HOUSTON - The mercury is dropping and our home heating bills are climbing.
A new report from HelpAdvisor.com reveals Texas has the highest rate of people struggling to pay heating bills and taking drastic steps to keep the heat on.
The report found 27% of Texans surveyed have been unable to pay an energy bill in the last year, 26% kept their home at a temperature that felt unsafe at some point last year, and 37% reduced or went without basic needs, like food or medicine, to pay an energy bill.
"A quarter of people are having to forgo basic necessities just to pay their home energy costs," said Christian Worstell with HelpAdvisors.com. "It really kind of puts it into perspective."
Mother nature could test our wallets again, but there are ways to reduce energy bills. Set your thermostat a couple of degrees lower.
"Energy Star recommends setting your temperature on your thermostat at 68 degrees and be comfortable with that," said Scott Burns with Reliant Energy. "Every degree above that is 3% to 5 % higher energy usage for heating in your home."
A smart thermostat, which starts at around $40 in hardware stores, lowers the temperature when you're not home.
"The studies that Google Nest have done show about a 12% reduction in energy usage from your HVAC system. So it’s significant," said
Close vents and doors to rooms you're not using. Weather stripping to close air leaks on doors and windows starts at about $6.
"It was a 10-minute job adding weather stripping below the door to keep cold air from coming in," said Burns.
Set your ceiling fan clockwise to push rising heat back down into the room.
Close the flue when you're not using the fireplace. Close window coverings at night, but open them during the day to let warm sunlight in. And if you're struggling to pay a bill, contact your energy provider.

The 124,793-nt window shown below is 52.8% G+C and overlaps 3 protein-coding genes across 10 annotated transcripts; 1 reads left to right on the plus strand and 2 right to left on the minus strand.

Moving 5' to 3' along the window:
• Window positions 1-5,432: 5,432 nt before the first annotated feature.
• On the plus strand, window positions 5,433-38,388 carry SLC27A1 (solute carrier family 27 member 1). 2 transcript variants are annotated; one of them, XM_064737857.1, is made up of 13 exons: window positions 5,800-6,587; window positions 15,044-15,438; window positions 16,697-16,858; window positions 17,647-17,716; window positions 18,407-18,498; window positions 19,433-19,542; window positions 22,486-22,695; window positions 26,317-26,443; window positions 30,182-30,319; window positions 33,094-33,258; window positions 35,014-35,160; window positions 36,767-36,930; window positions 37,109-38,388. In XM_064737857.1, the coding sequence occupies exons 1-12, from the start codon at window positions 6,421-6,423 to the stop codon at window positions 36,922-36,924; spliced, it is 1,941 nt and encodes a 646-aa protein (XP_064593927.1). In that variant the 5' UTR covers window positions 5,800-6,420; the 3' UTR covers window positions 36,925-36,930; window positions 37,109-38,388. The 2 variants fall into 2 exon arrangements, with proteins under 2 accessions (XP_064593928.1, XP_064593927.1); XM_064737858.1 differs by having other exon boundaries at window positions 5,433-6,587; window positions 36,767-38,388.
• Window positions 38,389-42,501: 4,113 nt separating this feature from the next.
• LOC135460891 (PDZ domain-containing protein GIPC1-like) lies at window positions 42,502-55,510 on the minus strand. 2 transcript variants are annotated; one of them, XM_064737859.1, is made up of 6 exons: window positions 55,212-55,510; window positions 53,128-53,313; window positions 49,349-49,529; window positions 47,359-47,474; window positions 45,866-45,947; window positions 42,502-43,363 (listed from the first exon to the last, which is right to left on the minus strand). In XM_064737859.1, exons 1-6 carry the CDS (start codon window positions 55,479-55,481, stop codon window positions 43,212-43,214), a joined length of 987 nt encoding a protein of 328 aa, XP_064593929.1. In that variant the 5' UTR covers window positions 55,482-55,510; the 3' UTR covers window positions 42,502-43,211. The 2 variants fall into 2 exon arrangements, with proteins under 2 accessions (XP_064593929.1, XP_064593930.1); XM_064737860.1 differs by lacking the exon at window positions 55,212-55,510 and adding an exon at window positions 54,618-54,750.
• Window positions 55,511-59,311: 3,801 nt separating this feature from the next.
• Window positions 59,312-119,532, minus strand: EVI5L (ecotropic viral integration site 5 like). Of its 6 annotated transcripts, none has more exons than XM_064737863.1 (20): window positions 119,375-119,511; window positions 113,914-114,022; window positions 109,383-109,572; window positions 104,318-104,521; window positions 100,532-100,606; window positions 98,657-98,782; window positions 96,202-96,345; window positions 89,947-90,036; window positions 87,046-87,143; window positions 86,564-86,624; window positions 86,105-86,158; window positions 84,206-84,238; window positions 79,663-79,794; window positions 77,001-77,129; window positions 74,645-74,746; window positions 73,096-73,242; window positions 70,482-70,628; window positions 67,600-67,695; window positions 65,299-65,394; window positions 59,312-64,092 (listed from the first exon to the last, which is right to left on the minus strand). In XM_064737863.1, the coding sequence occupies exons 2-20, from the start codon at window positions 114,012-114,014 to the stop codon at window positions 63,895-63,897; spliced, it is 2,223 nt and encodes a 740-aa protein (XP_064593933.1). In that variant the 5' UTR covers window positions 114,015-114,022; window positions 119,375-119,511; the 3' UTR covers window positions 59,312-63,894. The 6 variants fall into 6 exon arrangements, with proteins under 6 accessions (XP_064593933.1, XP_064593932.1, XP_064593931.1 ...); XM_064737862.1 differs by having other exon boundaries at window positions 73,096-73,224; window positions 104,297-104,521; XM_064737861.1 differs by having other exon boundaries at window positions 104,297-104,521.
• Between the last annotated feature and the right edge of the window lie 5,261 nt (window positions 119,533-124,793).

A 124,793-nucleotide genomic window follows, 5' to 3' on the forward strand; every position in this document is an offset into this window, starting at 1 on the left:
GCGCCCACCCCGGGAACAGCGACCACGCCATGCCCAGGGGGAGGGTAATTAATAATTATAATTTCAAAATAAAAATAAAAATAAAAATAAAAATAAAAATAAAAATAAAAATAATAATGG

"A lot of them will work with you" said Worstell. "Some of them have financing programs where you can defer a payment to a future month."
Assistance for utility bills is available through the following links:
So many people experienced burst pipes in last year's Big Freeze. Even though winter is here, there are still steps you can take to protect your pipes before another freeze hits.
Many Texas homes weren't built with insulation around the pipes, and perhaps having insulation installed is out of your budget.
Worstell suggests you can still add some insulation to exposed pipes or the attic at low cost.
"Even just buying some insulation on your own and doing a little that you can," said Worstell. "You’re probably not going to be able to access all the pipes under your house, inside your house. But some of the exposed ones around your water heater and what not, you can access those and buy some material at Home Depot to insulate those a little bit."
You can buy 25 feet of pipe insulation for about $10 in hardware stores. Rolls of attic insulation start at about $30.
When temperatures freeze, keep sink cabinet doors open to let warm air surround the pipes. You can also drip faucets. Drip the bathtub furthest from the street, so that water flows through the system. Flush toilets every few hours.
Unscrew hoses on outdoor faucets. You can use a Styrofoam cover, or even a Styrofoam cup, to cover the faucet to help keep the cold out. If the temperature stays below 32 degrees, you may want to turn the water off to your house, which is usually in a box in the ground near the curb, so that pipes won't burst when they thaw. You can buy a key to turn off the water for about $10.